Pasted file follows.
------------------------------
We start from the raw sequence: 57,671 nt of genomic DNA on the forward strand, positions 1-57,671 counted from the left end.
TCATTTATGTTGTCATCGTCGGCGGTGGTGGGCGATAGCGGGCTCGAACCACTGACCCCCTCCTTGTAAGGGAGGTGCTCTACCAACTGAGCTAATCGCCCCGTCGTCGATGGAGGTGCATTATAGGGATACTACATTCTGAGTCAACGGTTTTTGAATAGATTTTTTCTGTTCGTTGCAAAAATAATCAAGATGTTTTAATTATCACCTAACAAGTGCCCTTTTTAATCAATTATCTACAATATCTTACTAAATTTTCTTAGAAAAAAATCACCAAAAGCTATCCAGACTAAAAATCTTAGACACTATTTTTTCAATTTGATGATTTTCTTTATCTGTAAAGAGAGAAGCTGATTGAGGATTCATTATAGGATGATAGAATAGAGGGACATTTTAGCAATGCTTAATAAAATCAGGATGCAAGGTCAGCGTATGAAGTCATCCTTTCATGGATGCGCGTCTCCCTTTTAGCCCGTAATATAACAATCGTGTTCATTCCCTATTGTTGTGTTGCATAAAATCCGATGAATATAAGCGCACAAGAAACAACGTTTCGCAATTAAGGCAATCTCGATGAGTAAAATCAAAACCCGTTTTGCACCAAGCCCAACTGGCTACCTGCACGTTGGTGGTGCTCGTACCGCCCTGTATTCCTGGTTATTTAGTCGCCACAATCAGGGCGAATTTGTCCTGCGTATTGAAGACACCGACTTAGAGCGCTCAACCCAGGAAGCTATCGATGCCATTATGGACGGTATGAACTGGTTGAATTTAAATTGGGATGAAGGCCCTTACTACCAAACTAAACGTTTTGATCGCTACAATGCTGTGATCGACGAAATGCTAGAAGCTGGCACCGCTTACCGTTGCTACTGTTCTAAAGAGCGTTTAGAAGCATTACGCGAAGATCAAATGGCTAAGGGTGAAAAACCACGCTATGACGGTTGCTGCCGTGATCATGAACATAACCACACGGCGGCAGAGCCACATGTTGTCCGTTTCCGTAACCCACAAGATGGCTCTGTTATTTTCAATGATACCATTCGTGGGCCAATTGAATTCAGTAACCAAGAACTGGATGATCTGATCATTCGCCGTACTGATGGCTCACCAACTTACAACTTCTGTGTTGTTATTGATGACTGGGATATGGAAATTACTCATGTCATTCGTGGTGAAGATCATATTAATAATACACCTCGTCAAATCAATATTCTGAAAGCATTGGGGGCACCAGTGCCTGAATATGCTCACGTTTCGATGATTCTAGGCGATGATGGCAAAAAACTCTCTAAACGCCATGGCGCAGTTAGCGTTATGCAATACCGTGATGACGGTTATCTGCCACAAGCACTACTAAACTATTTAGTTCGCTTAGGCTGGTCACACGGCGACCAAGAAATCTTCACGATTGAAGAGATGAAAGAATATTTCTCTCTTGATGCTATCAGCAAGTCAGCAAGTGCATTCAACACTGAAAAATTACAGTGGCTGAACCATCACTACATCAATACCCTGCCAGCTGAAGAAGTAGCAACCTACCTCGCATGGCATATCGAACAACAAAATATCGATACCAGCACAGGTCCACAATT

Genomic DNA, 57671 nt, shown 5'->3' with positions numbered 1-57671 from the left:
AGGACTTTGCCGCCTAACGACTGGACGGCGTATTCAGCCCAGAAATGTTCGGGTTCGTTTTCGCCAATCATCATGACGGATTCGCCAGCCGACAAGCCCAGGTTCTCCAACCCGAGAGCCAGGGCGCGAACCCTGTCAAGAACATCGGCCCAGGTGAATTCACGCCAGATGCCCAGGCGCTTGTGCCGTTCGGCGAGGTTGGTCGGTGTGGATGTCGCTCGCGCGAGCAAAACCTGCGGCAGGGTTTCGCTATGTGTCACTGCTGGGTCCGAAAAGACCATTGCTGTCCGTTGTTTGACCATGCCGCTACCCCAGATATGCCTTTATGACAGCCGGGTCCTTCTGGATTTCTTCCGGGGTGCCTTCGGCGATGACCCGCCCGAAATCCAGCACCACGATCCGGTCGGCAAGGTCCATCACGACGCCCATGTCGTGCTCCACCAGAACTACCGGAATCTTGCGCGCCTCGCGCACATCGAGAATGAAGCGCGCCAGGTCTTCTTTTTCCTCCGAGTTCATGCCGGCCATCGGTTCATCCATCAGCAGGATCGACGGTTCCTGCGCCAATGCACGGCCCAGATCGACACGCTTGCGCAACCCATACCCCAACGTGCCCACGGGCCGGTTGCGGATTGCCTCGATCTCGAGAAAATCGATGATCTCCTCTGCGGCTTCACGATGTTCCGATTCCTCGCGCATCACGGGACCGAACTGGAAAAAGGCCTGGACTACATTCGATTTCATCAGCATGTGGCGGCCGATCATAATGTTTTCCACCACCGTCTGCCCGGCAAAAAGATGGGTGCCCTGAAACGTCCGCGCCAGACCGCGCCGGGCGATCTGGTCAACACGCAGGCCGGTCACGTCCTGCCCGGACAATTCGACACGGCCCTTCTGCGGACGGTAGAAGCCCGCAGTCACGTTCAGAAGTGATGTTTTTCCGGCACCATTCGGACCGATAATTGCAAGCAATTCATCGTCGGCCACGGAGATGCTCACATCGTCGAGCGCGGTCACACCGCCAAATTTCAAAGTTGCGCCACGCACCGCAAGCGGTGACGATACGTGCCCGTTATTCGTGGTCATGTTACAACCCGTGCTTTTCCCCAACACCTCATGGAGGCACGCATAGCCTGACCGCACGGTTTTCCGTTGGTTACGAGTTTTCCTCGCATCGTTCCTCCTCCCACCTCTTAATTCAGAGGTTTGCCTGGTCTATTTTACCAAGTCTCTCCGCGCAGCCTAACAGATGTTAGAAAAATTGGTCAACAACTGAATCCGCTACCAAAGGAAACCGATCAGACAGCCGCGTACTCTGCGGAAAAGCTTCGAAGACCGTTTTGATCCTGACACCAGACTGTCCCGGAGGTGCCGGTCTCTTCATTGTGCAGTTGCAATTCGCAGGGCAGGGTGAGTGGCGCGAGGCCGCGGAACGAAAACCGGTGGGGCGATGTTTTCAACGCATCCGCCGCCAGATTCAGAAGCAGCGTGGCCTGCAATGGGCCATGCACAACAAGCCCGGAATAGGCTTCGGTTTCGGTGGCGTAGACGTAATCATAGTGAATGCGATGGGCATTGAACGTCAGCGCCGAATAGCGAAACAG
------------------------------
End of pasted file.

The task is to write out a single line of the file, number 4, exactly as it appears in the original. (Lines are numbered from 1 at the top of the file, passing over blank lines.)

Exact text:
AGGACTTTGCCGCCTAACGACTGGACGGCGTATTCAGCCCAGAAATGTTCGGGTTCGTTTTCGCCAATCATCATGACGGATTCGCCAGCCGACAAGCCCAGGTTCTCCAACCCGAGAGCCAGGGCGCGAACCCTGTCAAGAACATCGGCCCAGGTGAATTCACGCCAGATGCCCAGGCGCTTGTGCCGTTCGGCGAGGTTGGTCGGTGTGGATGTCGCTCGCGCGAGCAAAACCTGCGGCAGGGTTTCGCTATGTGTCACTGCTGGGTCCGAAAAGACCATTGCTGTCCGTTGTTTGACCATGCCGCTACCCCAGATATGCCTTTATGACAGCCGGGTCCTTCTGGATTTCTTCCGGGGTGCCTTCGGCGATGACCCGCCCGAAATCCAGCACCACGATCCGGTCGGCAAGGTCCATCACGACGCCCATGTCGTGCTCCACCAGAACTACCGGAATCTTGCGCGCCTCGCGCACATCGAGAATGAAGCGCGCCAGGTCTTCTTTTTCCTCCGAGTTCATGCCGGCCATCGGTTCATCCATCAGCAGGATCGACGGTTCCTGCGCCAATGCACGGCCCAGATCGACACGCTTGCGCAACCCATACCCCAACGTGCCCACGGGCCGGTTGCGGATTGCCTCGATCTCGAGAAAATCGATGATCTCCTCTGCGGCTTCACGATGTTCCGATTCCTCGCGCATCACGGGACCGAACTGGAAAAAGGCCTGGACTACATTCGATTTCATCAGCATGTGGCGGCCGATCATAATGTTTTCCACCACCGTCTGCCCGGCAAAAAGATGGGTGCCCTGAAACGTCCGCGCCAGACCGCGCCGGGCGATCTGGTCAACACGCAGGCCGGTCACGTCCTGCCCGGACAATTCGACACGGCCCTTCTGCGGACGGTAGAAGCCCGCAGTCACGTTCAGAAGTGATGTTTTTCCGGCACCATTCGGACCGATAATTGCAAGCAATTCATCGTCGGCCACGGAGATGCTCACATCGTCGAGCGCGGTCACACCGCCAAATTTCAAAGTTGCGCCACGCACCGCAAGCGGTGACGATACGTGCCCGTTATTCGTGGTCATGTTACAACCCGTGCTTTTCCCCAACACCTCATGGAGGCACGCATAGCCTGACCGCACGGTTTTCCGTTGGTTACGAGTTTTCCTCGCATCGTTCCTCCTCCCACCTCTTAATTCAGAGGTTTGCCTGGTCTATTTTACCAAGTCTCTCCGCGCAGCCTAACAGATGTTAGAAAAATTGGTCAACAACTGAATCCGCTACCAAAGGAAACCGATCAGACAGCCGCGTACTCTGCGGAAAAGCTTCGAAGACCGTTTTGATCCTGACACCAGACTGTCCCGGAGGTGCCGGTCTCTTCATTGTGCAGTTGCAATTCGCAGGGCAGGGTGAGTGGCGCGAGGCCGCGGAACGAAAACCGGTGGGGCGATGTTTTCAACGCATCCGCCGCCAGATTCAGAAGCAGCGTGGCCTGCAATGGGCCATGCACAACAAGCCCGGAATAGGCTTCGGTTTCGGTGGCGTAGACGTAATCATAGTGAATGCGATGGGCATTGAACGTCAGCGCCGAATAGCGAAACAG